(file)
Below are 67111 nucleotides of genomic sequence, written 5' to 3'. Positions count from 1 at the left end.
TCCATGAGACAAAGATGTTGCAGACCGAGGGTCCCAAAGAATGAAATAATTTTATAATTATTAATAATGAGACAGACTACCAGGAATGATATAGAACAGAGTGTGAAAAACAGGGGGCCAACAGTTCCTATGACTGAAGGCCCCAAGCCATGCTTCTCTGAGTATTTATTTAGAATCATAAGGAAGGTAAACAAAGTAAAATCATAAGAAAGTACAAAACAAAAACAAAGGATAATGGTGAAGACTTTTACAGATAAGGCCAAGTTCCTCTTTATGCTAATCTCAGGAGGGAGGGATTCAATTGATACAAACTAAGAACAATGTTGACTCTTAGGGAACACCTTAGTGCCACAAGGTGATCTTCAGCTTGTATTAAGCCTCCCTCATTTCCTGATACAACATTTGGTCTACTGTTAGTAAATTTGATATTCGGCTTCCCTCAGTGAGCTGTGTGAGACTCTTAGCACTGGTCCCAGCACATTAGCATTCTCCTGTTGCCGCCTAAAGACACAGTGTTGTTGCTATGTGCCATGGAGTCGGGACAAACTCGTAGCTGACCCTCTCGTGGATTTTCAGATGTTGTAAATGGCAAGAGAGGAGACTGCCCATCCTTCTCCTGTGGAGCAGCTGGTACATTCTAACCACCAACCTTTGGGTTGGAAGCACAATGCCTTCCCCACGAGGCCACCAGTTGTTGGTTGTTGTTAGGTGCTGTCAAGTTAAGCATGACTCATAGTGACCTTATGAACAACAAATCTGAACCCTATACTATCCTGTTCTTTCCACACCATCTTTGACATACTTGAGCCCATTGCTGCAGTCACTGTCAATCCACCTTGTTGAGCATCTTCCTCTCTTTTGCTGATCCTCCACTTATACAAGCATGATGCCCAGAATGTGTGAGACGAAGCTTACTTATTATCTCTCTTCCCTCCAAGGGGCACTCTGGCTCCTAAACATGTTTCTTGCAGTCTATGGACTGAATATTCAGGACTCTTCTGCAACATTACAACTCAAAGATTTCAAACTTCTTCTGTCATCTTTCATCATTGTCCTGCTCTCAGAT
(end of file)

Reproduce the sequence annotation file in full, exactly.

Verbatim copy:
Below are 67111 nucleotides of genomic sequence, written 5' to 3'. Positions count from 1 at the left end.
TCCATGAGACAAAGATGTTGCAGACCGAGGGTCCCAAAGAATGAAATAATTTTATAATTATTAATAATGAGACAGACTACCAGGAATGATATAGAACAGAGTGTGAAAAACAGGGGGCCAACAGTTCCTATGACTGAAGGCCCCAAGCCATGCTTCTCTGAGTATTTATTTAGAATCATAAGGAAGGTAAACAAAGTAAAATCATAAGAAAGTACAAAACAAAAACAAAGGATAATGGTGAAGACTTTTACAGATAAGGCCAAGTTCCTCTTTATGCTAATCTCAGGAGGGAGGGATTCAATTGATACAAACTAAGAACAATGTTGACTCTTAGGGAACACCTTAGTGCCACAAGGTGATCTTCAGCTTGTATTAAGCCTCCCTCATTTCCTGATACAACATTTGGTCTACTGTTAGTAAATTTGATATTCGGCTTCCCTCAGTGAGCTGTGTGAGACTCTTAGCACTGGTCCCAGCACATTAGCATTCTCCTGTTGCCGCCTAAAGACACAGTGTTGTTGCTATGTGCCATGGAGTCGGGACAAACTCGTAGCTGACCCTCTCGTGGATTTTCAGATGTTGTAAATGGCAAGAGAGGAGACTGCCCATCCTTCTCCTGTGGAGCAGCTGGTACATTCTAACCACCAACCTTTGGGTTGGAAGCACAATGCCTTCCCCACGAGGCCACCAGTTGTTGGTTGTTGTTAGGTGCTGTCAAGTTAAGCATGACTCATAGTGACCTTATGAACAACAAATCTGAACCCTATACTATCCTGTTCTTTCCACACCATCTTTGACATACTTGAGCCCATTGCTGCAGTCACTGTCAATCCACCTTGTTGAGCATCTTCCTCTCTTTTGCTGATCCTCCACTTATACAAGCATGATGCCCAGAATGTGTGAGACGAAGCTTACTTATTATCTCTCTTCCCTCCAAGGGGCACTCTGGCTCCTAAACATGTTTCTTGCAGTCTATGGACTGAATATTCAGGACTCTTCTGCAACATTACAACTCAAAGATTTCAAACTTCTTCTGTCATCTTTCATCATTGTCCTGCTCTCAGAT